The New Yorker's Anthony Lane agrees with me about 'A Star is Born': "Ideally, Cooper’s film would end after the first hour."

review of Bradley Cooper‘s "A Star Is Born," by New Yorker critic Anthony Lane, all but repeats my take on Cooper's overpraised film. I've seen this situation many times before, where a film is all but overpraised during the festival circuit by beer-goggled critics and audiences just following the hype, but once the dust settles, it turns out the film was just okay. 

In his review, Lane states that “ideally, Cooper’s film would end after the first hour,” or “after the first night that Jackson Maine (Cooper) and Ally (Lady Gaga) spend together. They don’t have sex; they just hang out. She gets into a fight, and he buys frozen peas to soothe her swollen hand. He listens to her sing in a parking lot, then drops her off at home, where she lives with her father (Andrew Dice Clay).

My response: That first hour is pure magic and serves up a film that feels infectiously lovable. I love Gaga and Cooper's chemistry in these scenes, and Andrew Dice Clay damn near steals the show -- he and his Italian-American buddies have such a good-natured vibe in their scenes that, despite the obvious caricaturing, it works.

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All that’s good about the film is in these scenes, with their clash of the coarse and the delicate, and you can sense the scales beginning to tip. Everything hereafter feels hokey by comparison, not least the swiftness of the heroine’s ascent. Like her counterpart in What Price Hollywood?, Ally used to wait tables, but within a day or two she has flown on a private jet and made her début in concert, hauled into the spotlight by her adoring superstar beau and fêted on social media. Before long, she has a recording deal and three Grammy nominations, while Jackson’s contribution to the Grammys is a bit part in a Roy Orbison tribute. Worse, and more ignominious, is to come.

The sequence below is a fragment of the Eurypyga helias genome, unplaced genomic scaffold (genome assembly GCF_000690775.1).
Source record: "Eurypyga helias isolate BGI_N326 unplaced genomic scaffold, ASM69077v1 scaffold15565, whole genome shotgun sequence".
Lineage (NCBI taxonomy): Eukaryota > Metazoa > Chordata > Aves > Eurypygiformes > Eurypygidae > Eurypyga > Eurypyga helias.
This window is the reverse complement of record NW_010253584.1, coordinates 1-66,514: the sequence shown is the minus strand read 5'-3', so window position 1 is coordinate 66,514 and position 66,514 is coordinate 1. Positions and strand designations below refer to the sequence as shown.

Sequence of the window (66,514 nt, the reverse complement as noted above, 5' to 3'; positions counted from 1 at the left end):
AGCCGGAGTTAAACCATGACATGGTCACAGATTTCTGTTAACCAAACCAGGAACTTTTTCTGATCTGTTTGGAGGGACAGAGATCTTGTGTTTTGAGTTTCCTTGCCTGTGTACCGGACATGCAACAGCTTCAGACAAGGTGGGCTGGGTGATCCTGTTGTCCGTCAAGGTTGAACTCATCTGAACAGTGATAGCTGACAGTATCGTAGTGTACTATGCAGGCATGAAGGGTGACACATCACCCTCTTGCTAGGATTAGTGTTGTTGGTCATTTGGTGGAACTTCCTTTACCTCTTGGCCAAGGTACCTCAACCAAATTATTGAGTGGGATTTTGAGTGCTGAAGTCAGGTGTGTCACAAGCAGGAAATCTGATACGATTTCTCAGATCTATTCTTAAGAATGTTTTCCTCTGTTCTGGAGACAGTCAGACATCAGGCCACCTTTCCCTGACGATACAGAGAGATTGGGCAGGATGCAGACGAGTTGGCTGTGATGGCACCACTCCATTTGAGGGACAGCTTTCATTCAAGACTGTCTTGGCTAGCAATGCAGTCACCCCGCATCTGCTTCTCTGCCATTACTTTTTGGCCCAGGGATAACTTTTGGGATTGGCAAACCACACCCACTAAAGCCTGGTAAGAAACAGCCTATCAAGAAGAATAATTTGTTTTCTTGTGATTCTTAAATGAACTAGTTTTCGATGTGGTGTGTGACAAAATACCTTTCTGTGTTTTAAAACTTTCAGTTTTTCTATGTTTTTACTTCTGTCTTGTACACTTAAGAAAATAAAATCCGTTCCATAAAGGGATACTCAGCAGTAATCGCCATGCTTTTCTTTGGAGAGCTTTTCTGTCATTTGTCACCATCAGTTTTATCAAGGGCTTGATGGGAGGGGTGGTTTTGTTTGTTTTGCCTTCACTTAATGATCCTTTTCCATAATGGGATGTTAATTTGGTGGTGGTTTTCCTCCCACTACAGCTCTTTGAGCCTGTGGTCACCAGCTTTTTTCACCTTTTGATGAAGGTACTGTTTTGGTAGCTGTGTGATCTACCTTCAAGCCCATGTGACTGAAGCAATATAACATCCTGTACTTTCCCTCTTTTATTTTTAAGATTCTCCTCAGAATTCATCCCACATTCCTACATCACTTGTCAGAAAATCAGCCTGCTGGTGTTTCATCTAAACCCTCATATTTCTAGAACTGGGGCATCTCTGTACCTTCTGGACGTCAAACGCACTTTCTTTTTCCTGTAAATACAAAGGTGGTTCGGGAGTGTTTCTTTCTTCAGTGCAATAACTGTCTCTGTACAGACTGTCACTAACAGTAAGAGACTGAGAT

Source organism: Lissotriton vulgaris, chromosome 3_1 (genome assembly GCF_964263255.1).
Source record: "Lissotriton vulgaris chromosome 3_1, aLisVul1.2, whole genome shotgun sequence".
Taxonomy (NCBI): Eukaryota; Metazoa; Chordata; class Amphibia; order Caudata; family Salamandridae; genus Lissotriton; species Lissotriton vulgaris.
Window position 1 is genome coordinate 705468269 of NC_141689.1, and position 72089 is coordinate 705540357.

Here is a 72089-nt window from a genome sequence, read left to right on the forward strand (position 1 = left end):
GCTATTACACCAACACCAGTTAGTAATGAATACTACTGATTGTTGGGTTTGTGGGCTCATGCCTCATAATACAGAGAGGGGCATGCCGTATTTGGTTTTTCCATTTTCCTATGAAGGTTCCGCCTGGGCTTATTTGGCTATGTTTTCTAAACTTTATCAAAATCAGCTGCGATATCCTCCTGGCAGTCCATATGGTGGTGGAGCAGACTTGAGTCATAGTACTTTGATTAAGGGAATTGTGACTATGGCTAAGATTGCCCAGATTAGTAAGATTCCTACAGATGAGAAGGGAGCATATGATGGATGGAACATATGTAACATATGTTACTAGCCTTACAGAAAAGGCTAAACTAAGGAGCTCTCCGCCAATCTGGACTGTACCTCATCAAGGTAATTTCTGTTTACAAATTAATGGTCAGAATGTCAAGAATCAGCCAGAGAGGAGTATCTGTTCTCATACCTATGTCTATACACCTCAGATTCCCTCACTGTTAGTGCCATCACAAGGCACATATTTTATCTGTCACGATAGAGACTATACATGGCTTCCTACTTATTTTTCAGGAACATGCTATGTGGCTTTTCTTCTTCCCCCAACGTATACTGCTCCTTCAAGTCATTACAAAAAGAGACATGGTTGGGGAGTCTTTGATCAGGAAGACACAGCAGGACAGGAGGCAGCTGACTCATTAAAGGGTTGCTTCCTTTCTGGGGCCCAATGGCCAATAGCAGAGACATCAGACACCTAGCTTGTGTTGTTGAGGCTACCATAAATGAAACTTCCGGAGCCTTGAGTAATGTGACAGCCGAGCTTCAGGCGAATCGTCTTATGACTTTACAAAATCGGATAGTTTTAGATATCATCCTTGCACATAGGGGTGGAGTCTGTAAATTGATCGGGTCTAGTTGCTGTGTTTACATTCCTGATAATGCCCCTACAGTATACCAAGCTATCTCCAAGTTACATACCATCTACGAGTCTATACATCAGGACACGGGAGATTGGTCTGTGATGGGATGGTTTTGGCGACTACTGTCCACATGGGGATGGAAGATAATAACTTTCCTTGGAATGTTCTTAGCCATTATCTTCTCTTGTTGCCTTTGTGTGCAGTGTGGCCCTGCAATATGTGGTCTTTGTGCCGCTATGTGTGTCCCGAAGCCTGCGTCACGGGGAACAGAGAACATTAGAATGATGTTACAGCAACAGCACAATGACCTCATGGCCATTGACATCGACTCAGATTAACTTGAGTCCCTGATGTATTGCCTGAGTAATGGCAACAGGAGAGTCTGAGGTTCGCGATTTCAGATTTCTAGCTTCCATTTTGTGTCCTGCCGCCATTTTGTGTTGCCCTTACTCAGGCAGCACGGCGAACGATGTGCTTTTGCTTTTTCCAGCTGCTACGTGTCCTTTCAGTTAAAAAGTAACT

My response:  Cooper manages to practically destroy the narrative drive of the initial hour. He clearly needs to learn a thing or two about how to structure a film properly. The film suddenly switches gears, a lot of character and story development is lost by the abrupt flash-forwarding in the story. All of a sudden, without much explanation, Gaga's Ally is a star and Cooper's Jackson, quite literally, pisses his pants at the Grammys. 

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A Star Is Born is very much a product of our times. Jackson Maine’s problems date back to a wretched childhood, guaranteeing our pity and love, whereas Fredric March and James Mason gave the hero a nasty and dangerous edge. Cooper’s camera crowds the characters, getting in their faces, and the dialogue is determinedly foul with oaths: ‘If you don’t dig deep into your fucking soul, you won’t have legs.’ 
“In striving to make the whole thing rough and rooted, Cooper slakes our need for the apparently authentic, and yet the story he tells, with its sudden shock of fame, is little more than a fairy tale.”